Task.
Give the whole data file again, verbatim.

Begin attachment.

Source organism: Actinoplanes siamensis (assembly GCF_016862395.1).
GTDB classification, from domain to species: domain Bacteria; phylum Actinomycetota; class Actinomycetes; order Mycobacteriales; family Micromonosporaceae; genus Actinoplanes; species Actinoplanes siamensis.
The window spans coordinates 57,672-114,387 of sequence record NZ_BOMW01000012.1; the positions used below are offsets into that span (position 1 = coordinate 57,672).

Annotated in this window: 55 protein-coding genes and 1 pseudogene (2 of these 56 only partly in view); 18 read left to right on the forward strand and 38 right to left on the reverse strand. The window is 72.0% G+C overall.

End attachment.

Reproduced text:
Source organism: Actinoplanes siamensis (assembly GCF_016862395.1).
GTDB classification, from domain to species: domain Bacteria; phylum Actinomycetota; class Actinomycetes; order Mycobacteriales; family Micromonosporaceae; genus Actinoplanes; species Actinoplanes siamensis.
The window spans coordinates 57,672-114,387 of sequence record NZ_BOMW01000012.1; the positions used below are offsets into that span (position 1 = coordinate 57,672).

Annotated in this window: 55 protein-coding genes and 1 pseudogene (2 of these 56 only partly in view); 18 read left to right on the forward strand and 38 right to left on the reverse strand. The window is 72.0% G+C overall.